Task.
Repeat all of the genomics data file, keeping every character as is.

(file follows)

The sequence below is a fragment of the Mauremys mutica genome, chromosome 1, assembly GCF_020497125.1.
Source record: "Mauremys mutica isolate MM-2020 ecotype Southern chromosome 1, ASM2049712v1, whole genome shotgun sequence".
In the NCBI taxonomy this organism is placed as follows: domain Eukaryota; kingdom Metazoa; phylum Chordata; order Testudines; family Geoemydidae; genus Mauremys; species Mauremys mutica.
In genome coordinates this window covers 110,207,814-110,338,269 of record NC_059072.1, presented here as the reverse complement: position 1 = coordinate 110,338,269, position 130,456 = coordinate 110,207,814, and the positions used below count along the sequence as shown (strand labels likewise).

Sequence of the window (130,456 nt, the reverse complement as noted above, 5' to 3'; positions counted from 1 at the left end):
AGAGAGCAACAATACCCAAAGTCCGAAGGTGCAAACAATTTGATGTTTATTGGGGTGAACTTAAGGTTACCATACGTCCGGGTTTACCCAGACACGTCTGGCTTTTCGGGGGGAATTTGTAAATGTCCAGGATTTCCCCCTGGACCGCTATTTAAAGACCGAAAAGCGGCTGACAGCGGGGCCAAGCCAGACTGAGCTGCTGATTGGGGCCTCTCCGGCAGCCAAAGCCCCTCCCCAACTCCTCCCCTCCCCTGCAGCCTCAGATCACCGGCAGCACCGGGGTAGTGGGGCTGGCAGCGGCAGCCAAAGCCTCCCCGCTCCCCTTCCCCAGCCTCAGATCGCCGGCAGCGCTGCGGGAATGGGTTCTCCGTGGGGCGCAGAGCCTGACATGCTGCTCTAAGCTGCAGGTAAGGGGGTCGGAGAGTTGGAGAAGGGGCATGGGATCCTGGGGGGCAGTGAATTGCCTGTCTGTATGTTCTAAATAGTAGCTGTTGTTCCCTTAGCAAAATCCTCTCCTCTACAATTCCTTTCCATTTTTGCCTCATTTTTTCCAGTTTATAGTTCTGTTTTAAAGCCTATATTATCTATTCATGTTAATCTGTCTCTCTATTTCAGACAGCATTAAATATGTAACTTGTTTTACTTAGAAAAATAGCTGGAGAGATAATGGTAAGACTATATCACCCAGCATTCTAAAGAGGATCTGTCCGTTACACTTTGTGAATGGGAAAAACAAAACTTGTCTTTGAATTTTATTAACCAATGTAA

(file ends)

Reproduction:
The sequence below is a fragment of the Mauremys mutica genome, chromosome 1, assembly GCF_020497125.1.
Source record: "Mauremys mutica isolate MM-2020 ecotype Southern chromosome 1, ASM2049712v1, whole genome shotgun sequence".
In the NCBI taxonomy this organism is placed as follows: domain Eukaryota; kingdom Metazoa; phylum Chordata; order Testudines; family Geoemydidae; genus Mauremys; species Mauremys mutica.
In genome coordinates this window covers 110,207,814-110,338,269 of record NC_059072.1, presented here as the reverse complement: position 1 = coordinate 110,338,269, position 130,456 = coordinate 110,207,814, and the positions used below count along the sequence as shown (strand labels likewise).

Sequence of the window (130,456 nt, the reverse complement as noted above, 5' to 3'; positions counted from 1 at the left end):
AGAGAGCAACAATACCCAAAGTCCGAAGGTGCAAACAATTTGATGTTTATTGGGGTGAACTTAAGGTTACCATACGTCCGGGTTTACCCAGACACGTCTGGCTTTTCGGGGGGAATTTGTAAATGTCCAGGATTTCCCCCTGGACCGCTATTTAAAGACCGAAAAGCGGCTGACAGCGGGGCCAAGCCAGACTGAGCTGCTGATTGGGGCCTCTCCGGCAGCCAAAGCCCCTCCCCAACTCCTCCCCTCCCCTGCAGCCTCAGATCACCGGCAGCACCGGGGTAGTGGGGCTGGCAGCGGCAGCCAAAGCCTCCCCGCTCCCCTTCCCCAGCCTCAGATCGCCGGCAGCGCTGCGGGAATGGGTTCTCCGTGGGGCGCAGAGCCTGACATGCTGCTCTAAGCTGCAGGTAAGGGGGTCGGAGAGTTGGAGAAGGGGCATGGGATCCTGGGGGGCAGTGAATTGCCTGTCTGTATGTTCTAAATAGTAGCTGTTGTTCCCTTAGCAAAATCCTCTCCTCTACAATTCCTTTCCATTTTTGCCTCATTTTTTCCAGTTTATAGTTCTGTTTTAAAGCCTATATTATCTATTCATGTTAATCTGTCTCTCTATTTCAGACAGCATTAAATATGTAACTTGTTTTACTTAGAAAAATAGCTGGAGAGATAATGGTAAGACTATATCACCCAGCATTCTAAAGAGGATCTGTCCGTTACACTTTGTGAATGGGAAAAACAAAACTTGTCTTTGAATTTTATTAACCAATGTAA